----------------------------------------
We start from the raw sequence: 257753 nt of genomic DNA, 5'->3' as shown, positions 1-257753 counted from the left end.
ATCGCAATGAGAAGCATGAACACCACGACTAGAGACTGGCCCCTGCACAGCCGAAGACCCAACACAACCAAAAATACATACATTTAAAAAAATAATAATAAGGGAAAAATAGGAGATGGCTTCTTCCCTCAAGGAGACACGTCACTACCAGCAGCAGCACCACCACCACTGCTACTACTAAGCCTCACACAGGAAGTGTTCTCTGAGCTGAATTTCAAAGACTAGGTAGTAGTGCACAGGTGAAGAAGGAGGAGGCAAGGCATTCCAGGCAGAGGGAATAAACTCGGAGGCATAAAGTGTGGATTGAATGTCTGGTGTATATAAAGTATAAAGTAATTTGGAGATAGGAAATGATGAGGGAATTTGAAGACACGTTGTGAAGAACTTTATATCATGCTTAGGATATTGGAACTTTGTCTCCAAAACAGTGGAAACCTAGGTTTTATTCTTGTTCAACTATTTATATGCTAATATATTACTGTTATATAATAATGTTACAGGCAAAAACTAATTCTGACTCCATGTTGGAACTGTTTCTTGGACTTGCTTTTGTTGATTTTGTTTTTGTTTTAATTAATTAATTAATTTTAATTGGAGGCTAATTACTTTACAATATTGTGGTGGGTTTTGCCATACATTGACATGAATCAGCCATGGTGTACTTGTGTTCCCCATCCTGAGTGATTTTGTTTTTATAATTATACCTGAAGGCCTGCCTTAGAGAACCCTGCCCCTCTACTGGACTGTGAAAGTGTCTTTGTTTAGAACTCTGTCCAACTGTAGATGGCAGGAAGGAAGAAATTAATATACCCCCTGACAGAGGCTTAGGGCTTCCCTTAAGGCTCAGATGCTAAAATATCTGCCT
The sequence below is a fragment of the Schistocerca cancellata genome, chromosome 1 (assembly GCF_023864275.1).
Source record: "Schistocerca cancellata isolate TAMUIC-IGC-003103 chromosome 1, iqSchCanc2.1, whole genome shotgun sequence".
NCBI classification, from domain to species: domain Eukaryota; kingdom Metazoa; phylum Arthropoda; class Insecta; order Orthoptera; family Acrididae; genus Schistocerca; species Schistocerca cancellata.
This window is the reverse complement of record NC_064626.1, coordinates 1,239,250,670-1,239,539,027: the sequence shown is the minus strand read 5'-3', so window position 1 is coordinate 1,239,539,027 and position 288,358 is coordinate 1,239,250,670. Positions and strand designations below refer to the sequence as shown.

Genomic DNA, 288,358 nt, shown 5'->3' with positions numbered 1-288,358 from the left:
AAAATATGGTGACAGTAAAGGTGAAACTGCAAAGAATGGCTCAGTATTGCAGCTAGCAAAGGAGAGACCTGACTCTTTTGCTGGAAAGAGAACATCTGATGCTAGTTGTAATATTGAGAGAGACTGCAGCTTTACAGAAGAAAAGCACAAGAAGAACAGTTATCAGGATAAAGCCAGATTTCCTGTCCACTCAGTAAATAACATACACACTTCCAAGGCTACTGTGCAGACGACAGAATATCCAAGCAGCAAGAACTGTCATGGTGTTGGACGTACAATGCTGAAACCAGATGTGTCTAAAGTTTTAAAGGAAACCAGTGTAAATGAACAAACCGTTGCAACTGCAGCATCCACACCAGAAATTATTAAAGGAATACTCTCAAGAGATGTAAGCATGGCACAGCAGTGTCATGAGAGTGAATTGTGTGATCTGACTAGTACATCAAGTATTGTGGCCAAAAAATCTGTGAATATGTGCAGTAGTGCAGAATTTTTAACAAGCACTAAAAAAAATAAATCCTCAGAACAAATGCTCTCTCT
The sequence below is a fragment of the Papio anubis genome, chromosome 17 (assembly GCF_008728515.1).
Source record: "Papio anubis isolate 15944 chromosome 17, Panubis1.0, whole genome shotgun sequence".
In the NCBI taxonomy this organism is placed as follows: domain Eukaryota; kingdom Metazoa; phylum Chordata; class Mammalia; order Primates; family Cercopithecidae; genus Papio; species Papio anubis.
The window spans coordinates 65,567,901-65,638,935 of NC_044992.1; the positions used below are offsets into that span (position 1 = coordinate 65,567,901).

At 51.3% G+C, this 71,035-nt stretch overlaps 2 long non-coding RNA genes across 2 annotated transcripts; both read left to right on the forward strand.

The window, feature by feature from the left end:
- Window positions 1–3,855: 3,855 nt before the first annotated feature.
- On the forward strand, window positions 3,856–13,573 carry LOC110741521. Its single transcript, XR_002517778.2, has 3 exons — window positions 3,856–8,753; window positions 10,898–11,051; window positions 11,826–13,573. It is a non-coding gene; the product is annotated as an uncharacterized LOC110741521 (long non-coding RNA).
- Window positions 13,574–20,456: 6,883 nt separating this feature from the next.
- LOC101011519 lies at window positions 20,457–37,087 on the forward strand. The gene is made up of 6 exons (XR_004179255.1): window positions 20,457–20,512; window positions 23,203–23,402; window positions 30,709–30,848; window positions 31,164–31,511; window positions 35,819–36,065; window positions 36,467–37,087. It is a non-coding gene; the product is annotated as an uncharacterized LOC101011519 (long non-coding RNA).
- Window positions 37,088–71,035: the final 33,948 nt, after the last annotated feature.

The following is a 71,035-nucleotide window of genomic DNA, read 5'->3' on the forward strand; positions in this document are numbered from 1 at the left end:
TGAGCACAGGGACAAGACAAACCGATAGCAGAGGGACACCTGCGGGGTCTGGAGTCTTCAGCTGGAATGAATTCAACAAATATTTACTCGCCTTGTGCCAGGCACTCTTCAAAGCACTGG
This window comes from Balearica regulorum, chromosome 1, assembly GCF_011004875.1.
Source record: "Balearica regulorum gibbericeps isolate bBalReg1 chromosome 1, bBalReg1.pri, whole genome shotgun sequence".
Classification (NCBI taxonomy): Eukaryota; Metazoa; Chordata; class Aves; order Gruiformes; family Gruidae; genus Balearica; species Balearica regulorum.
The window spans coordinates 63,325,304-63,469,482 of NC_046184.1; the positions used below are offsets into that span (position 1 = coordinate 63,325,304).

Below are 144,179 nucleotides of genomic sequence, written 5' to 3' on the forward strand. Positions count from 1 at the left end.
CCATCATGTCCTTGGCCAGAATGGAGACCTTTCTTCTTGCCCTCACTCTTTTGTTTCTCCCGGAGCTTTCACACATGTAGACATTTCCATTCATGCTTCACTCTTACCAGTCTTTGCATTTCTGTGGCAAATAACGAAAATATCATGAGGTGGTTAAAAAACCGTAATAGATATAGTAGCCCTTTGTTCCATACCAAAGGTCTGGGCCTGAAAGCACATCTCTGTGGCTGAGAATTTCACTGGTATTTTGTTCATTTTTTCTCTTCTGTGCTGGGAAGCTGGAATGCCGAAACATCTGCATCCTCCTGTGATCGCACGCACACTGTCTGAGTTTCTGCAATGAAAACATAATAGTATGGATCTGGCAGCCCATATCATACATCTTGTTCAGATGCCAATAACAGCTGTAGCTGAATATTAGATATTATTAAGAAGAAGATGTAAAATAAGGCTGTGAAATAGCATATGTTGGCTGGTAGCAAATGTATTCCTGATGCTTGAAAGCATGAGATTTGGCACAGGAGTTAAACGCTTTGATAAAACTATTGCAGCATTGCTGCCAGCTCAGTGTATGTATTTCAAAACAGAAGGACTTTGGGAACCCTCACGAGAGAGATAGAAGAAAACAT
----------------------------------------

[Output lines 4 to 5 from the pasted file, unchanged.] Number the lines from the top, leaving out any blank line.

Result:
Source record: "Schistocerca cancellata isolate TAMUIC-IGC-003103 chromosome 1, iqSchCanc2.1, whole genome shotgun sequence".
NCBI classification, from domain to species: domain Eukaryota; kingdom Metazoa; phylum Arthropoda; class Insecta; order Orthoptera; family Acrididae; genus Schistocerca; species Schistocerca cancellata.